Sunday, June 11, 2017
Most Holy Trinity (2017.A)
Ever since we started talking so much about the Alpha course, people are coming up to me asking what it means to have a “personal relationship” with God.
It’s a good question, since the language of relationship is somewhat new to many Catholics. And for some, even the concept seems new—though of course it isn’t.
Today’s feast of the Most Holy Trinity and the readings we’ve just heard can help us figure out what it means to have a personal relationship with God.
In fact, the first reading gives us a simple summary. First, we must do what God asks us to do, just as Moses did by climbing up Mount Sinai. And of course we must know what God expects of us. Notice that Moses has the Ten Commandments in his hands as he heads up the mountain to meet God. It’s pretty hard to be in a relationship with a parent if we don’t know what the relationship requires and never do what we’re told.
Second, we must know God by name. God tells Moses his name, Yahweh, the Lord. It’s unlikely God will reveal himself to us in a personal conversation, but throughout the Bible he tells us who he is and what he’s called.
Because knowing God by name is shorthand for knowing him. Again, this is revealed in the Scriptures. Even in this short reading from the Old Testament we learn a great deal about the Lord—he is “merciful and gracious, slow to anger, and abounding in steadfast love and faithfulness.”
In the New Testament, Jesus calls the Father “Abba” and refers to the Holy Spirit as the Paraclete—the comforter, counselor or advocate.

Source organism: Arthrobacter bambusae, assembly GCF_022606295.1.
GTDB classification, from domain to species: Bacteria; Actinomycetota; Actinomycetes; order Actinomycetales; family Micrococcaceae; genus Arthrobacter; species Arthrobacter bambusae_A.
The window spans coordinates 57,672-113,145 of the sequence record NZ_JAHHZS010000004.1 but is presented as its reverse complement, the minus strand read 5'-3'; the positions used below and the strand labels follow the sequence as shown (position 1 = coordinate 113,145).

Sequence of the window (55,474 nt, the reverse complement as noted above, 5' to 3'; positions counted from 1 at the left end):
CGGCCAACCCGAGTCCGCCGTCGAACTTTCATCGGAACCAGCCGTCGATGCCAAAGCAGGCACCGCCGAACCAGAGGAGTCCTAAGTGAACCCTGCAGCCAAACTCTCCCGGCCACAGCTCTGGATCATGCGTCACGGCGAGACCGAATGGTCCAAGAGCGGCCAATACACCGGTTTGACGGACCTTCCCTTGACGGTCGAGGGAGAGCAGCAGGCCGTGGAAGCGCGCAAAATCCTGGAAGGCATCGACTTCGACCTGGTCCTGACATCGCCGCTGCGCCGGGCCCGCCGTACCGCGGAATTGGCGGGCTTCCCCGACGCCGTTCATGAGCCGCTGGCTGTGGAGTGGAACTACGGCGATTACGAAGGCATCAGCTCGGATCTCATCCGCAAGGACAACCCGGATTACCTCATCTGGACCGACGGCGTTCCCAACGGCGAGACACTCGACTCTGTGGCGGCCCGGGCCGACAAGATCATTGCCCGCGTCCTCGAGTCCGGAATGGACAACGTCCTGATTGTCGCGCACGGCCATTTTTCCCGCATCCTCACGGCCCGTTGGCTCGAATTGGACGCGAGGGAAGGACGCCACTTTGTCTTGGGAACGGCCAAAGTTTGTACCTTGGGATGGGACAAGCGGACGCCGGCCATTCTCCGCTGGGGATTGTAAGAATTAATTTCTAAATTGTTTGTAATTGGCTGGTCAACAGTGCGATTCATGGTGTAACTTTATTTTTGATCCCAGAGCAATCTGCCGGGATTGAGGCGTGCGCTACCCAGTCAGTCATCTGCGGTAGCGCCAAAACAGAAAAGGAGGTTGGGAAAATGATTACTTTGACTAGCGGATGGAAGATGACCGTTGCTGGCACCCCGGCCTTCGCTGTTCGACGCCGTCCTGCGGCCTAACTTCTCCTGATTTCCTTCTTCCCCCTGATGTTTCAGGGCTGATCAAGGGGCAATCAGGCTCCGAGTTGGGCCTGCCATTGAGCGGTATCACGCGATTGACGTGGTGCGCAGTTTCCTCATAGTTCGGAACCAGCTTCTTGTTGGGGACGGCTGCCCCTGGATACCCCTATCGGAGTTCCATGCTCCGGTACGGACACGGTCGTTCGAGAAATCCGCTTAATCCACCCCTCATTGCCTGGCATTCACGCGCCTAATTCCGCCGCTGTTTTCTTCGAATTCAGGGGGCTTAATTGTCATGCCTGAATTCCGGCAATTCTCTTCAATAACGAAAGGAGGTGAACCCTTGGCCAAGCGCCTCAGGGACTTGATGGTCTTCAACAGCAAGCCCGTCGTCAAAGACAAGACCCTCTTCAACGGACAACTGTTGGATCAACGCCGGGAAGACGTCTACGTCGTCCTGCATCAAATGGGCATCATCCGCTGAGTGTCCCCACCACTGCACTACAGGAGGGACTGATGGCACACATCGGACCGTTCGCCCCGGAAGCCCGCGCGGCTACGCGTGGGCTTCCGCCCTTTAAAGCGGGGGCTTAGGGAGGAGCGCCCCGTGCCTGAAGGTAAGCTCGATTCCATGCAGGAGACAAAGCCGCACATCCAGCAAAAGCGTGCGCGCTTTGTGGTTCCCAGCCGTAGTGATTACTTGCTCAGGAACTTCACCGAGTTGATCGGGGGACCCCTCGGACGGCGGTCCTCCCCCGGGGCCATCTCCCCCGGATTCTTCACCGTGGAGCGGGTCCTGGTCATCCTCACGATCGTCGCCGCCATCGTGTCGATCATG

The second reading points to something crucial for those who want a personal relationship. The Trinity itself is a relationship of persons. Those who want a relationship with God are called also to a relationship with one another—“agree with one another, live in peace,” St. Paul says. We need to put our other relationships in order if we’re to live intimately with the God of love and peace.
One of St. John Paul’s favourite teachings from Vatican II is where the Council says that we are called to live in community precisely because we’re created in the image and likeness of the Trinity. The Council speaks of “a certain similarity between the union of the divine persons and the union of God’s children in truth and love.”
This similarity indicates that human beings… “can only fully find themselves through a sincere gift of themselves.” In other words, we are only ourselves in as much as we give ourselves to others, made as we are in the image of our Trinitarian God. (Gaudium et spes, 24)
That sounds a bit complicated, but it comes down to one thing: you won’t find a relationship with Father, Son and Spirit by living with me, myself and I.
Finally, today’s Gospel tells us that the open door to a personal relationship with God is by faith in Jesus, the Son of God. While our relationship with God is a relationship with all three persons of the Trinity, we find the relationship most readily by knowing Jesus, who has told us that he is the gate for the Father’s sheep. As Jesus tells Philip, “To have seen me is to have seen the Father.”
This personal relationship we’re hearing so much about is not the fruit of years of effort or some special grace. It’s God’s desire for us: “God so loved the world that he gave his only-begotten Son.” He sent the Son on a mission, with a purpose, “that everyone who believes in him… may have eternal life.”
Now what does “eternal life” mean? Later in John’s Gospel we find it defined as a relationship, when Jesus prays these words to his Father: “And this is eternal life, that they may know you, the only true God, and Jesus Christ whom you have sent.”
A personal relationship with Jesus is neither scary nor difficult. It’s what God wills for all those who take the trouble to know him through prayer and the reading of Scripture, who work at obeying his commands and responding to his direction, and live lives of peace and order within his Body, the Church.